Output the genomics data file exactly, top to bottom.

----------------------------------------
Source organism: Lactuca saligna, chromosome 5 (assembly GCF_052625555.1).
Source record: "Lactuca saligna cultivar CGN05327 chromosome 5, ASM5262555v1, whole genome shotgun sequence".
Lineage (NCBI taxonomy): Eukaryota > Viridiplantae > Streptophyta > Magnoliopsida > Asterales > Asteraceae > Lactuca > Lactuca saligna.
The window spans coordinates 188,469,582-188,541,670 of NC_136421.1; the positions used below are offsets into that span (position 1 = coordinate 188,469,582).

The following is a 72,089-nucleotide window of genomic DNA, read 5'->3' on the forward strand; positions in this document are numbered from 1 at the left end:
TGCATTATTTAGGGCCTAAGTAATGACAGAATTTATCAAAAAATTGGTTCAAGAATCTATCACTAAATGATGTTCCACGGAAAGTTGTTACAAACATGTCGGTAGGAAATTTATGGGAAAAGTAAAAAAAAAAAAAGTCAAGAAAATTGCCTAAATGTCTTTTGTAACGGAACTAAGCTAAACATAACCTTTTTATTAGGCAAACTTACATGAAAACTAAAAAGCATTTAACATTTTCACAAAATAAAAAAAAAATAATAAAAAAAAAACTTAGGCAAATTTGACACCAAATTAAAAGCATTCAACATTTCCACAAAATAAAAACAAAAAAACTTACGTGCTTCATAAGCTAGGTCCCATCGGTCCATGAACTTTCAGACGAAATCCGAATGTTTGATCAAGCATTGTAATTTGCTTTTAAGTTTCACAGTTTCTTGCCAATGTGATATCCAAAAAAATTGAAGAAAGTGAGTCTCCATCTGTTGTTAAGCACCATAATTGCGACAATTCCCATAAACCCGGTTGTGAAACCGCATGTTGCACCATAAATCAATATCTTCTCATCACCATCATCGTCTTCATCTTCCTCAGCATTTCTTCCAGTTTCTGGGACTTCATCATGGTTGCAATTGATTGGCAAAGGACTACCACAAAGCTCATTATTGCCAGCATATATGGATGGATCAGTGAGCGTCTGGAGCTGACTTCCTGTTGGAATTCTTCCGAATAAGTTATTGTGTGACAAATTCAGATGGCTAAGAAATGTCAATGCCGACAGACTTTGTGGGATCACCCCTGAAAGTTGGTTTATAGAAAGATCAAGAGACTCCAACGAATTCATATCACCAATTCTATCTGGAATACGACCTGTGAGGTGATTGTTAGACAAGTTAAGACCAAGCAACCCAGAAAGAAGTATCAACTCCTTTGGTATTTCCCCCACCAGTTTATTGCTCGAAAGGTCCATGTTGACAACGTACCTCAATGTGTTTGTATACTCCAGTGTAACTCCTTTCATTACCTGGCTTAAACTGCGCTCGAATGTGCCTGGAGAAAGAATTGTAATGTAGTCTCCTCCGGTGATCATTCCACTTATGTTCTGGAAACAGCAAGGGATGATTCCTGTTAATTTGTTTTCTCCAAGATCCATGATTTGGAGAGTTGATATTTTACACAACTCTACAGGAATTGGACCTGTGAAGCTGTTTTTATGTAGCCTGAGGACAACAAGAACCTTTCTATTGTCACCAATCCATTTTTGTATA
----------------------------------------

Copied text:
Source organism: Lactuca saligna, chromosome 5 (assembly GCF_052625555.1).
Source record: "Lactuca saligna cultivar CGN05327 chromosome 5, ASM5262555v1, whole genome shotgun sequence".
Lineage (NCBI taxonomy): Eukaryota > Viridiplantae > Streptophyta > Magnoliopsida > Asterales > Asteraceae > Lactuca > Lactuca saligna.
The window spans coordinates 188,469,582-188,541,670 of NC_136421.1; the positions used below are offsets into that span (position 1 = coordinate 188,469,582).

The following is a 72,089-nucleotide window of genomic DNA, read 5'->3' on the forward strand; positions in this document are numbered from 1 at the left end:
TGCATTATTTAGGGCCTAAGTAATGACAGAATTTATCAAAAAATTGGTTCAAGAATCTATCACTAAATGATGTTCCACGGAAAGTTGTTACAAACATGTCGGTAGGAAATTTATGGGAAAAGTAAAAAAAAAAAAAGTCAAGAAAATTGCCTAAATGTCTTTTGTAACGGAACTAAGCTAAACATAACCTTTTTATTAGGCAAACTTACATGAAAACTAAAAAGCATTTAACATTTTCACAAAATAAAAAAAAAATAATAAAAAAAAAACTTAGGCAAATTTGACACCAAATTAAAAGCATTCAACATTTCCACAAAATAAAAACAAAAAAACTTACGTGCTTCATAAGCTAGGTCCCATCGGTCCATGAACTTTCAGACGAAATCCGAATGTTTGATCAAGCATTGTAATTTGCTTTTAAGTTTCACAGTTTCTTGCCAATGTGATATCCAAAAAAATTGAAGAAAGTGAGTCTCCATCTGTTGTTAAGCACCATAATTGCGACAATTCCCATAAACCCGGTTGTGAAACCGCATGTTGCACCATAAATCAATATCTTCTCATCACCATCATCGTCTTCATCTTCCTCAGCATTTCTTCCAGTTTCTGGGACTTCATCATGGTTGCAATTGATTGGCAAAGGACTACCACAAAGCTCATTATTGCCAGCATATATGGATGGATCAGTGAGCGTCTGGAGCTGACTTCCTGTTGGAATTCTTCCGAATAAGTTATTGTGTGACAAATTCAGATGGCTAAGAAATGTCAATGCCGACAGACTTTGTGGGATCACCCCTGAAAGTTGGTTTATAGAAAGATCAAGAGACTCCAACGAATTCATATCACCAATTCTATCTGGAATACGACCTGTGAGGTGATTGTTAGACAAGTTAAGACCAAGCAACCCAGAAAGAAGTATCAACTCCTTTGGTATTTCCCCCACCAGTTTATTGCTCGAAAGGTCCATGTTGACAACGTACCTCAATGTGTTTGTATACTCCAGTGTAACTCCTTTCATTACCTGGCTTAAACTGCGCTCGAATGTGCCTGGAGAAAGAATTGTAATGTAGTCTCCTCCGGTGATCATTCCACTTATGTTCTGGAAACAGCAAGGGATGATTCCTGTTAATTTGTTTTCTCCAAGATCCATGATTTGGAGAGTTGATATTTTACACAACTCTACAGGAATTGGACCTGTGAAGCTGTTTTTATGTAGCCTGAGGACAACAAGAACCTTTCTATTGTCACCAATCCATTTTTGTATA